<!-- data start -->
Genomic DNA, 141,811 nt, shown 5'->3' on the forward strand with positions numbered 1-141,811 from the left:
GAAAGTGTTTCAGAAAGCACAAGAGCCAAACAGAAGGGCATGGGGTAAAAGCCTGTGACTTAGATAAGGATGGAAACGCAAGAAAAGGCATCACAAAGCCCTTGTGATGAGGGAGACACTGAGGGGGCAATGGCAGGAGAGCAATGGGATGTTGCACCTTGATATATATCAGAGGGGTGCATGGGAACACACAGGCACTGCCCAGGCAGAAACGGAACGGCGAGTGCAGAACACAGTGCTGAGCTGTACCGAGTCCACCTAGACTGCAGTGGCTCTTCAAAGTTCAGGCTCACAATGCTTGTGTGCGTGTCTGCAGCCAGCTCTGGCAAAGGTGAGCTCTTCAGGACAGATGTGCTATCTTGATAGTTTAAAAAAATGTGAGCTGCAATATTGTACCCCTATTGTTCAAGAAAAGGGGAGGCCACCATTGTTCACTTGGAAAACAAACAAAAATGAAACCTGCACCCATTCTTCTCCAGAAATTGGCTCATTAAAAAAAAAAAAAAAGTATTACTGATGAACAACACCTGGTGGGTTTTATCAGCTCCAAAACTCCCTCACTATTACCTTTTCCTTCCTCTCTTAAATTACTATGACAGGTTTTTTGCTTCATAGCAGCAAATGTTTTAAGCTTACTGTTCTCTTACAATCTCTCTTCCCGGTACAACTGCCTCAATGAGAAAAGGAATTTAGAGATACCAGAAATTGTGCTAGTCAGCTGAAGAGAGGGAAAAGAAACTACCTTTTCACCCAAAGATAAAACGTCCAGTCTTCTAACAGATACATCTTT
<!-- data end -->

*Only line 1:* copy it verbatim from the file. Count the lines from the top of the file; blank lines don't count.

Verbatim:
Genomic DNA, 141,811 nt, shown 5'->3' on the forward strand with positions numbered 1-141,811 from the left: